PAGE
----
With this dye, measurements in the light stage proper

saturated fatty acids were also found to be uncouplers,2 and the


action of one of these (linoleic acid) is noted in Table III.
Effects

Vol.

Yield

mw

Formation,
I &tive
rat1

Decay,
elative ratt

Postillumination
addition,
relative
rate of
decay

p-chlorophen~1-1, I-dimeth
ylurea
EDTA-treated.

0.05

23
34

0.45
0.56

0.72
1.1

Dinitrophenol.
Dicumarol
.
Linoleic.

1.0
0.05
0.10

38
30
37

0.46
0.81
0.45

1.2
1.3
1.4

1.3

Pentachlorophenol.

0.015

43

0.55

2.1

1.3

Carbonyl cyanide m-chloro.


phenylhydrazone.
NH&I. . .
Atebrin

0.004
1.0
0.25

37
38
36

0.45
0.65
0.32

2.0
2.5
3.1

2.2
4.5
5.5

0.11
0.005q:
0.010%

40
22
42

1.11
1.30
0.86

2.6
1.7
1.9

2.5
1.7
1.9

0.0559

40

0.86

2.0

2.5

21
28

1.0
0.86

1.4
1.8

Chlorpromazine
Triton
.
Triton
Cetylpyridinium bromide.
NaCl
NaCl

. .

4100.0
. .7 00.0

1.4

July

1965

A. T. Jagendorf

were not attempted because of complications


resulting from its
reduction in the Hill reaction (see Reference 2).
ilmong those uncouplers causing marked stimulation
of dark
Amdecay, two fairly distinct subgroups can be distinguished.
monia and atebrin appear to have a greater effect when added
in the postillumination
period than if present during the light
stage as well. It is possible that either the reagent is photolabile, or the chloroplasts are altered by exposure to light to make
Although
them more resistant to the action of the uncoupler.
the reason for this behavior is obscure, similar phenomena are
noted for X, in the accompanying
paper (20).
Chloropromazine
and Triton, possibly together with cetylThe rate of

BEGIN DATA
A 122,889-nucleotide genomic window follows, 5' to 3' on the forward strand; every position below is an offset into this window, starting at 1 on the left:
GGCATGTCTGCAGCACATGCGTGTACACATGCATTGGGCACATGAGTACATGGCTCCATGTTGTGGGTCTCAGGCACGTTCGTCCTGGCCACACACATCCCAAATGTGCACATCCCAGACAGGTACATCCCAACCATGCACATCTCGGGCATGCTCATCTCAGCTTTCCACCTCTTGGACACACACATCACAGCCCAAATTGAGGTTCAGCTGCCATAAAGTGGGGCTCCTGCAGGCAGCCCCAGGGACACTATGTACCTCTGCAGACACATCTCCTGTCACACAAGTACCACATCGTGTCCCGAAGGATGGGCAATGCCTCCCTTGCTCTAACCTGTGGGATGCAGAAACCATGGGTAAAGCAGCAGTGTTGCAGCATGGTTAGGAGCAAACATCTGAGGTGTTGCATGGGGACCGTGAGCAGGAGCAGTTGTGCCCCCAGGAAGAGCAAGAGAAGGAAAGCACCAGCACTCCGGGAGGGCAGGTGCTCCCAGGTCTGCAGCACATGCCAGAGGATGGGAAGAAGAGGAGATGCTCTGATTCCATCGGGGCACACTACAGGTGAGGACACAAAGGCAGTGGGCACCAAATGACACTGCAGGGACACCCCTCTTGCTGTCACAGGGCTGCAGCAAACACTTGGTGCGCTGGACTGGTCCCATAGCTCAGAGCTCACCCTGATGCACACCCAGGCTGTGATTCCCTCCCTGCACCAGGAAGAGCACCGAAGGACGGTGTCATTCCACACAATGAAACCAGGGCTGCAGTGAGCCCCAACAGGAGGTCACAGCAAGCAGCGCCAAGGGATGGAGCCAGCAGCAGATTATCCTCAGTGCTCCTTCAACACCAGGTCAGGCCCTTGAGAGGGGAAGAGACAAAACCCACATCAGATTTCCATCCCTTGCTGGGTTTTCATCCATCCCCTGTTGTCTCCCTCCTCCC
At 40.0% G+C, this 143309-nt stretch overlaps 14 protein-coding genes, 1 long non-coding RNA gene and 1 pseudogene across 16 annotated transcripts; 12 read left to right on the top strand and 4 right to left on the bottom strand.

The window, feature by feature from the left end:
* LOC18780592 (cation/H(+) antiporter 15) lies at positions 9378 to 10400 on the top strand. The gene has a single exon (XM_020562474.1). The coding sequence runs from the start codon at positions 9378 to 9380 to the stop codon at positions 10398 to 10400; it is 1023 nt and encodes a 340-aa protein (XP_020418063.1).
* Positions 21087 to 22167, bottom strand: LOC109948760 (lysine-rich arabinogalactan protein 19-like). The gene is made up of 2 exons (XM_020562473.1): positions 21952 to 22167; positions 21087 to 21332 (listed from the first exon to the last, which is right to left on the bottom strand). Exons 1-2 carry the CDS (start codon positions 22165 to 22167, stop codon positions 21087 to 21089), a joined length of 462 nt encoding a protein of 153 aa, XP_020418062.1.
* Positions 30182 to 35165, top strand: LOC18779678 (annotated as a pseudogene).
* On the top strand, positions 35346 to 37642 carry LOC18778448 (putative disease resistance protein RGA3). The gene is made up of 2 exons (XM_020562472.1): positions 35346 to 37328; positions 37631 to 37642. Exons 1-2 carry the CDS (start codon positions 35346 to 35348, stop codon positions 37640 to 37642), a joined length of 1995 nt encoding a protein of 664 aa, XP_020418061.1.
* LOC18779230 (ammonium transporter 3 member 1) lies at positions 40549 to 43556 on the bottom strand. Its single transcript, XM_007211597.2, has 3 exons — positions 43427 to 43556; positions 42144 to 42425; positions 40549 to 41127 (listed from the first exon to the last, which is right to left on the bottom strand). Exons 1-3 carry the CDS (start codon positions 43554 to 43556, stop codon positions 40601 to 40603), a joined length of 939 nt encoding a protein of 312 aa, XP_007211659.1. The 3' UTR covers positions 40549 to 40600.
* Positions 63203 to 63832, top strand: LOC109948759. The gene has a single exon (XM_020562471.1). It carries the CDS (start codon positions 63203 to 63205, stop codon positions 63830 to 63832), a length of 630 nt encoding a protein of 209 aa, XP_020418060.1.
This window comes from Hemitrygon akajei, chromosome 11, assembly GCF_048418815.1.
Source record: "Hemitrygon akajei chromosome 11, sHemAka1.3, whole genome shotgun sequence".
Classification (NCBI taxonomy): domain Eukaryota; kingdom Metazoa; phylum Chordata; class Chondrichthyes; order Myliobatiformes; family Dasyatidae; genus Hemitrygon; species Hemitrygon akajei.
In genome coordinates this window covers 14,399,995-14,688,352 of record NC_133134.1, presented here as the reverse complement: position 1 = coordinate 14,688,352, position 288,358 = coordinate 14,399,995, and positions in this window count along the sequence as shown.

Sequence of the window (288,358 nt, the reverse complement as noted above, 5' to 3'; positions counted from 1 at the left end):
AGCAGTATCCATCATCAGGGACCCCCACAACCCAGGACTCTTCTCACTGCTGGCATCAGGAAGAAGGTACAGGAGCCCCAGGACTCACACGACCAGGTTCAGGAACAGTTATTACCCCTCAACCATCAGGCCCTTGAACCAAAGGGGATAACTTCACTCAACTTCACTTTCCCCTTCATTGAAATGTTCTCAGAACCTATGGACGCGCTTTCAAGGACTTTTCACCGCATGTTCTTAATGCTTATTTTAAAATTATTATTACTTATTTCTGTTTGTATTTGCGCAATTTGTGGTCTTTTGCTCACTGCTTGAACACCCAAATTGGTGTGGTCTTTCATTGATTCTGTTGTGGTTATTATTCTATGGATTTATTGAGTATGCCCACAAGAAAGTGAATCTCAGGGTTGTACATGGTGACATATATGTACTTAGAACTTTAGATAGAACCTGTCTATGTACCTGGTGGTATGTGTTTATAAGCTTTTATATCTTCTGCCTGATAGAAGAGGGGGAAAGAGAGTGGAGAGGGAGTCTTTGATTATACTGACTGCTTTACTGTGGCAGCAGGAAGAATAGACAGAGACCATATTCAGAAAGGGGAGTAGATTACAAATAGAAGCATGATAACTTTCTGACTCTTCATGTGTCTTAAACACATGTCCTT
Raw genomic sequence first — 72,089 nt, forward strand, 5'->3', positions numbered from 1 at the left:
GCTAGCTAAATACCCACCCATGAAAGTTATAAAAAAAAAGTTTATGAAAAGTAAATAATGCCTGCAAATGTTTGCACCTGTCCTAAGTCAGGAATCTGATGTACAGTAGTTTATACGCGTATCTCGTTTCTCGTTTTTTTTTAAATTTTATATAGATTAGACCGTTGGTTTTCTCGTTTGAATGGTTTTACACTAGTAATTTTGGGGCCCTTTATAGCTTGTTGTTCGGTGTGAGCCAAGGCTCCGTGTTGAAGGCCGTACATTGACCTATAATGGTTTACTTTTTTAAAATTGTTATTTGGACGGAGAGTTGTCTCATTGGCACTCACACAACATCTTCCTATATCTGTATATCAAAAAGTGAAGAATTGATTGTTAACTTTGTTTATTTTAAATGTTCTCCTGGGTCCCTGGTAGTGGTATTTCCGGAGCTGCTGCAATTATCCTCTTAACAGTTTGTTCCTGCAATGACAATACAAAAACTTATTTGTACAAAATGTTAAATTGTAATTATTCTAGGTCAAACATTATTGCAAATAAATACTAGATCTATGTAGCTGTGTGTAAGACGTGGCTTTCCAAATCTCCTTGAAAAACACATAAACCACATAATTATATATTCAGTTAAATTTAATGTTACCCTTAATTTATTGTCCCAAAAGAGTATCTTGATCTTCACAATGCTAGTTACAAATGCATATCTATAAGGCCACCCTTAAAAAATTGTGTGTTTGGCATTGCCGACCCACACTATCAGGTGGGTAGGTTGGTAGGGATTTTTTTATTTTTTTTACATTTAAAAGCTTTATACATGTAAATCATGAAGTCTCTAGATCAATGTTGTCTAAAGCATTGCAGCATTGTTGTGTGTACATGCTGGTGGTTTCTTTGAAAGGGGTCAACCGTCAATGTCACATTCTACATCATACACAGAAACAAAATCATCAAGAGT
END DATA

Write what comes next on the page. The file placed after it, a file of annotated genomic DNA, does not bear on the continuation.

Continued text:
pyridinium
bromide, comprise a second subgroup.
formation is distinctly stimulated by these even at a concentration at n-hich the decay reaction is faster and the net yield is
inhibited.
Although the detergents do not show actual stimulation at the point of 40% inhibition
of net yield, they do show the
stimulation
at slightly lower concentrations,
where the net yield
is maintained in spite of faster decay because the format.ion rate
has increased.
This faster formation is not seen with the other
uncouplers, even at minimally
active concentrations.
Finally, the effect of high ionic strength is noteworthy
because
of its contrast with the other phosphorylation-associated
reactions (20). Even 1.4 ionic strength NaCl seems unable to cause
does occur,
a major inhibition
of the pH shift. When inhibition
it again is due to faster breakdown,
with the formation
rate
hardly affected.
Overshoot of pH after Flash of Light
For comparative reasons, it was of interest to observe the behavior of the pH after a brief illumination
only.
Fig. 2 shows
that a 3-set flash of light in itself causes only a slight pH rise.
After the light is turned off, however, the pH continues to rise
for about 5 set, returning to its original value only after 20 to 30
sec. The extent of the overshoot is at most 0,l pH unit, in a
reaction mixture capable of showing a total change of 0.7 pH
unit in the light.
The overshoot is most prominent after 3 or 6
set of illumination.

W.
-60

-45

-30